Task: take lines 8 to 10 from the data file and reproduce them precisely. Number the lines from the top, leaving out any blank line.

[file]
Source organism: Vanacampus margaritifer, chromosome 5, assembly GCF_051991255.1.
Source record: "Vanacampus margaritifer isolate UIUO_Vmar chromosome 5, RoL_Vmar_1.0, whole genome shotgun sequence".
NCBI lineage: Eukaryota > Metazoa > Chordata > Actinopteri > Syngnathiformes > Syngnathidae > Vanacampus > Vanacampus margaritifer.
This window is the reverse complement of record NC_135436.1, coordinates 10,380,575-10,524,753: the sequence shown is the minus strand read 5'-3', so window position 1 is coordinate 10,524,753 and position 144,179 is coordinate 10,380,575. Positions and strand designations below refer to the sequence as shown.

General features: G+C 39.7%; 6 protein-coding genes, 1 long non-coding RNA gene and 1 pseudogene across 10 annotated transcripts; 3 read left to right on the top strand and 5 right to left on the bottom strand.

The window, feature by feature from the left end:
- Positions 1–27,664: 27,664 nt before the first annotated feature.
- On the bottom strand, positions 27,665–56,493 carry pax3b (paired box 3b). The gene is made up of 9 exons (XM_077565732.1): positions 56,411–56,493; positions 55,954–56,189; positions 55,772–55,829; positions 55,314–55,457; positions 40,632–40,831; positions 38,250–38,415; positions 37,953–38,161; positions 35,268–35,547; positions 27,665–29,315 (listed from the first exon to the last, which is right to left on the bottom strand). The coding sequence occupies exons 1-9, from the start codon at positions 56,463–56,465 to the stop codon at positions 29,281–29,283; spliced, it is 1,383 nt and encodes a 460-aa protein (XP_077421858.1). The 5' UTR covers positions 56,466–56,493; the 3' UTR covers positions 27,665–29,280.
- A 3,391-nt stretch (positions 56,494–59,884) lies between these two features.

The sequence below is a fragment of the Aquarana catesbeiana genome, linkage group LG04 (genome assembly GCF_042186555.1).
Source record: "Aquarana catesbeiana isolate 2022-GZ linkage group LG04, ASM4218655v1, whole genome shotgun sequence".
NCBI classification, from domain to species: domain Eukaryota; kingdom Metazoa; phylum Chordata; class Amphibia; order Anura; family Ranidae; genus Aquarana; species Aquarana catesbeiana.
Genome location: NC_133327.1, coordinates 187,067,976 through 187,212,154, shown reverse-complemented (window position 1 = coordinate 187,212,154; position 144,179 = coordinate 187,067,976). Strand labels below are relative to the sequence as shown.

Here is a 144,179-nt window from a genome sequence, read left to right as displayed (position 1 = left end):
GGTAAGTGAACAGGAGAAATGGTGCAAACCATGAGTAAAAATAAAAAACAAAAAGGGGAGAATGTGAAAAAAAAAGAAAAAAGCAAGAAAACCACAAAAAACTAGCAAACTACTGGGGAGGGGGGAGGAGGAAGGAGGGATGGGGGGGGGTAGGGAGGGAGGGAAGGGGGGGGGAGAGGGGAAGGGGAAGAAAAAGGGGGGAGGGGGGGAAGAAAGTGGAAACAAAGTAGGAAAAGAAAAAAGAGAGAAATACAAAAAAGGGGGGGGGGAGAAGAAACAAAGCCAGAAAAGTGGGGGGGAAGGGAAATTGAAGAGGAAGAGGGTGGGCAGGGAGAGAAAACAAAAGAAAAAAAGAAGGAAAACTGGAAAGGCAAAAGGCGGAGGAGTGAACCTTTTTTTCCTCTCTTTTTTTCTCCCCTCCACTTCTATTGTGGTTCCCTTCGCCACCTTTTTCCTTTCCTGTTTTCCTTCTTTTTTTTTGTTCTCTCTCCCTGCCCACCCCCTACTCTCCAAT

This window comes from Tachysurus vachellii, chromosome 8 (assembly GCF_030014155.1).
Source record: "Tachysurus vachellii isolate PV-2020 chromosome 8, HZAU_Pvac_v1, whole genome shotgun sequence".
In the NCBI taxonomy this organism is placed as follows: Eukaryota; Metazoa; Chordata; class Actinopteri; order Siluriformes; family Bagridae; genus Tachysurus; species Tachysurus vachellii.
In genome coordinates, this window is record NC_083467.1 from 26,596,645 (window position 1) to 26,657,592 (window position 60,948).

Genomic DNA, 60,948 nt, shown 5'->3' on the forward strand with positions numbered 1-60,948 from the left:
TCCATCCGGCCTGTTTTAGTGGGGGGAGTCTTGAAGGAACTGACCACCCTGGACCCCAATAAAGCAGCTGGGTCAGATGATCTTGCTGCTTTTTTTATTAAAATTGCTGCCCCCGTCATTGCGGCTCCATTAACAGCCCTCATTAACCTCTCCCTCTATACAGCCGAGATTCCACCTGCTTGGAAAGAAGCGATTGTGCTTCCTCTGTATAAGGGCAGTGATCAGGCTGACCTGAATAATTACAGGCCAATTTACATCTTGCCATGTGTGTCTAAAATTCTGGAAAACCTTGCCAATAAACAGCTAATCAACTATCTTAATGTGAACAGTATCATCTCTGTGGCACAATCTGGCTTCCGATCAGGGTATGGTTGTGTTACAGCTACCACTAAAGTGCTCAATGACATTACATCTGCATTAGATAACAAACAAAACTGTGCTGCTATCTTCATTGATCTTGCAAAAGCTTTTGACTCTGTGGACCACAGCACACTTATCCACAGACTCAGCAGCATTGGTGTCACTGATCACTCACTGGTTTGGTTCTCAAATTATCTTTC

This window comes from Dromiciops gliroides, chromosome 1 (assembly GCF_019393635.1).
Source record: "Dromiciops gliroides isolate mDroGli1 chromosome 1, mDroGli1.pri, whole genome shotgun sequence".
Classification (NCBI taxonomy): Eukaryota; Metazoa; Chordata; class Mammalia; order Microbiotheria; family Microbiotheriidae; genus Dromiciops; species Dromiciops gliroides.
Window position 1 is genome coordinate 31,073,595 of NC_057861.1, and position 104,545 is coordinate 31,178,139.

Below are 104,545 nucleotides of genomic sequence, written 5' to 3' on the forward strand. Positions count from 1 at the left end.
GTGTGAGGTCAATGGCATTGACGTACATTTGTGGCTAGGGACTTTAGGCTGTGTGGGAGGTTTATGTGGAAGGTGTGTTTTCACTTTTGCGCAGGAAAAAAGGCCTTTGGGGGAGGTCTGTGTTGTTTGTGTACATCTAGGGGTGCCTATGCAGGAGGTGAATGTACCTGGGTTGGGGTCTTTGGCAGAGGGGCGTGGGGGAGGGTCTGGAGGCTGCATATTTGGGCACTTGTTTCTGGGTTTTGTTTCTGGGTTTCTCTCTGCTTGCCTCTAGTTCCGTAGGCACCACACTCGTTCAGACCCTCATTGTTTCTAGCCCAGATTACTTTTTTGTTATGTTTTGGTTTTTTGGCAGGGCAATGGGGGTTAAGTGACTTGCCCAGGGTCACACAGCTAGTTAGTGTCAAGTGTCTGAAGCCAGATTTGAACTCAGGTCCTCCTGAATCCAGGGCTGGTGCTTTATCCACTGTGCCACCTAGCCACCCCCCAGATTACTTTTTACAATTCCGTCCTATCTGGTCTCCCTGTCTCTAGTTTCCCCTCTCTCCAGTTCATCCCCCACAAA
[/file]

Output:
- On the bottom strand, positions 27,665–56,493 carry pax3b (paired box 3b). The gene is made up of 9 exons (XM_077565732.1): positions 56,411–56,493; positions 55,954–56,189; positions 55,772–55,829; positions 55,314–55,457; positions 40,632–40,831; positions 38,250–38,415; positions 37,953–38,161; positions 35,268–35,547; positions 27,665–29,315 (listed from the first exon to the last, which is right to left on the bottom strand). The coding sequence occupies exons 1-9, from the start codon at positions 56,463–56,465 to the stop codon at positions 29,281–29,283; spliced, it is 1,383 nt and encodes a 460-aa protein (XP_077421858.1). The 5' UTR covers positions 56,466–56,493; the 3' UTR covers positions 27,665–29,280.
- A 3,391-nt stretch (positions 56,494–59,884) lies between these two features.

The sequence below is a fragment of the Aquarana catesbeiana genome, linkage group LG04 (genome assembly GCF_042186555.1).